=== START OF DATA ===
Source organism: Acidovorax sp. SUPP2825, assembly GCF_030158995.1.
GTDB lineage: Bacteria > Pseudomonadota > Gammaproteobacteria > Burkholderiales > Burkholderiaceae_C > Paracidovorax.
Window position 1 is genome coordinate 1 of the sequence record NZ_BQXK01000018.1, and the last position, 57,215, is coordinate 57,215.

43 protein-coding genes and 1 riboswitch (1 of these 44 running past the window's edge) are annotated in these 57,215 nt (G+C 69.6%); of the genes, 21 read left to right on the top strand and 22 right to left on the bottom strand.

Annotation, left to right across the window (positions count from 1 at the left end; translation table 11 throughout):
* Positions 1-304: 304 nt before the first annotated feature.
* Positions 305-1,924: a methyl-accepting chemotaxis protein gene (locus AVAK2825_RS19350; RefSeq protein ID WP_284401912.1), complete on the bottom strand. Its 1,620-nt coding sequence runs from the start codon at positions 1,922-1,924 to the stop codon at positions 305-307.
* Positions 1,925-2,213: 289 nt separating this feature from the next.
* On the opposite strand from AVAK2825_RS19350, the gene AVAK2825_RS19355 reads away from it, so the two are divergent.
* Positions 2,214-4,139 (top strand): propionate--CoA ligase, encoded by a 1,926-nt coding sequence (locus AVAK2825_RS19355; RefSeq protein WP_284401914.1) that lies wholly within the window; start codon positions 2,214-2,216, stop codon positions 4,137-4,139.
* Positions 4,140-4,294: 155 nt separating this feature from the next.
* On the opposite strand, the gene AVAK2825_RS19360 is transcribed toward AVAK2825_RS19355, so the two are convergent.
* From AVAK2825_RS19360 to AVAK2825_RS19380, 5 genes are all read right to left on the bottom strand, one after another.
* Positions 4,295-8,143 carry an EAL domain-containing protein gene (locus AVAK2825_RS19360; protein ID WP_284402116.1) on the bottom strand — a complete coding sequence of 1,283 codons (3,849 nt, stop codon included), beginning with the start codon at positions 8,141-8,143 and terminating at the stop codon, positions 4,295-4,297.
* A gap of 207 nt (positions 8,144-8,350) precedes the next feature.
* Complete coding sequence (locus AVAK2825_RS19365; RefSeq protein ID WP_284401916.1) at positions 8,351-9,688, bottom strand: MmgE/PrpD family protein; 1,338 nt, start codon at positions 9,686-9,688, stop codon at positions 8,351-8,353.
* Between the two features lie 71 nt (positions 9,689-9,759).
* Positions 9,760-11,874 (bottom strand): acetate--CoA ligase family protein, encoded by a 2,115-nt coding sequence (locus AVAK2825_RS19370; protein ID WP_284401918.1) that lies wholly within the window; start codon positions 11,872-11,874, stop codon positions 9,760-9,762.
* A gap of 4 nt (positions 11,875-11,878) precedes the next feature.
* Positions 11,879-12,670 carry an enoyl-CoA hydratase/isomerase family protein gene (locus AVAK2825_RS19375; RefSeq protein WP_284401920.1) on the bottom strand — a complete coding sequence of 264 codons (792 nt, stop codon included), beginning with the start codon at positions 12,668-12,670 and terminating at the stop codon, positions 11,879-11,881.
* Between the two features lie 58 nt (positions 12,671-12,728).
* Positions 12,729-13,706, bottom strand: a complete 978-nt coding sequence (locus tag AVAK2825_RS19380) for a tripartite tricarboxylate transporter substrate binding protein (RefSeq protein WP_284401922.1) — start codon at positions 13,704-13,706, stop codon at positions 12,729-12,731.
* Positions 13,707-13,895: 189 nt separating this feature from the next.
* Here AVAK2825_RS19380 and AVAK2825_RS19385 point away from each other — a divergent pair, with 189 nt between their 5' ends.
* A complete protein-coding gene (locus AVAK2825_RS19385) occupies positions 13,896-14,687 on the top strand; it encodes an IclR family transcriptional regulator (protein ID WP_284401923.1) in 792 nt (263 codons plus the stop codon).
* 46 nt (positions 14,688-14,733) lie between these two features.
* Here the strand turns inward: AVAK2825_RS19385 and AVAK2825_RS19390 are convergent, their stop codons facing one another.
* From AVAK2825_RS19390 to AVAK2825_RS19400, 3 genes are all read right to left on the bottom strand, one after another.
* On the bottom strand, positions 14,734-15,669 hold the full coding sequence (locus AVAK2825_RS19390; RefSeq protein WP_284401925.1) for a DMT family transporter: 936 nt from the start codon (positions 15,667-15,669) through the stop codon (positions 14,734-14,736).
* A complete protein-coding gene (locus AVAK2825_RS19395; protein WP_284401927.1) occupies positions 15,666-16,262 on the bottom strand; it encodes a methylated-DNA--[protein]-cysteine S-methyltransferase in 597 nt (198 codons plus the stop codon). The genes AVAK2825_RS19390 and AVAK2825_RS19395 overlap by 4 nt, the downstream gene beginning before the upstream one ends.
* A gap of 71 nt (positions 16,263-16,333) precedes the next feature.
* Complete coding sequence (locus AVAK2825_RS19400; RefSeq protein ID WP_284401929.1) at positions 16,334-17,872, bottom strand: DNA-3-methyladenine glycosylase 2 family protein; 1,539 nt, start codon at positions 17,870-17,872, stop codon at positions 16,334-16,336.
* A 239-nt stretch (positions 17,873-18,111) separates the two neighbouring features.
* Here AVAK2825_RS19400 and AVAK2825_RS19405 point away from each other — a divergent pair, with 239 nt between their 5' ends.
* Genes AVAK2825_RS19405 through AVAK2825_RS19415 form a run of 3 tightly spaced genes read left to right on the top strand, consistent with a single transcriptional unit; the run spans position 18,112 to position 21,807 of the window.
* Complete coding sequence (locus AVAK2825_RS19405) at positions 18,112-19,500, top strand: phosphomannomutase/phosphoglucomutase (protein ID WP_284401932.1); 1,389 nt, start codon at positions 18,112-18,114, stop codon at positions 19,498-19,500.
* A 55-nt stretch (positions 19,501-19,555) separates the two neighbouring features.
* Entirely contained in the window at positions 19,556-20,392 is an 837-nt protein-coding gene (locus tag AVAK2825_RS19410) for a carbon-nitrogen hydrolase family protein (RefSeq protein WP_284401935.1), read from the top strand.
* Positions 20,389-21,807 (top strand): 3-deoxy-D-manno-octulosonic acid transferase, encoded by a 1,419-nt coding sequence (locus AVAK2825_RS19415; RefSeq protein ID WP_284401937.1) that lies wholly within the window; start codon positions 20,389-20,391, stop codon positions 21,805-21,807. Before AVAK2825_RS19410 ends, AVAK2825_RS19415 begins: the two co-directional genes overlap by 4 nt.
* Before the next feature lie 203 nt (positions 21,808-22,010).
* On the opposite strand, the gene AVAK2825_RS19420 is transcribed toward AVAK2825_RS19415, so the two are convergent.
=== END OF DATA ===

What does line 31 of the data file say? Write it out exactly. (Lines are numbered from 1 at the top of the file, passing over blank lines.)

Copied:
* A gap of 71 nt (positions 16,263-16,333) precedes the next feature.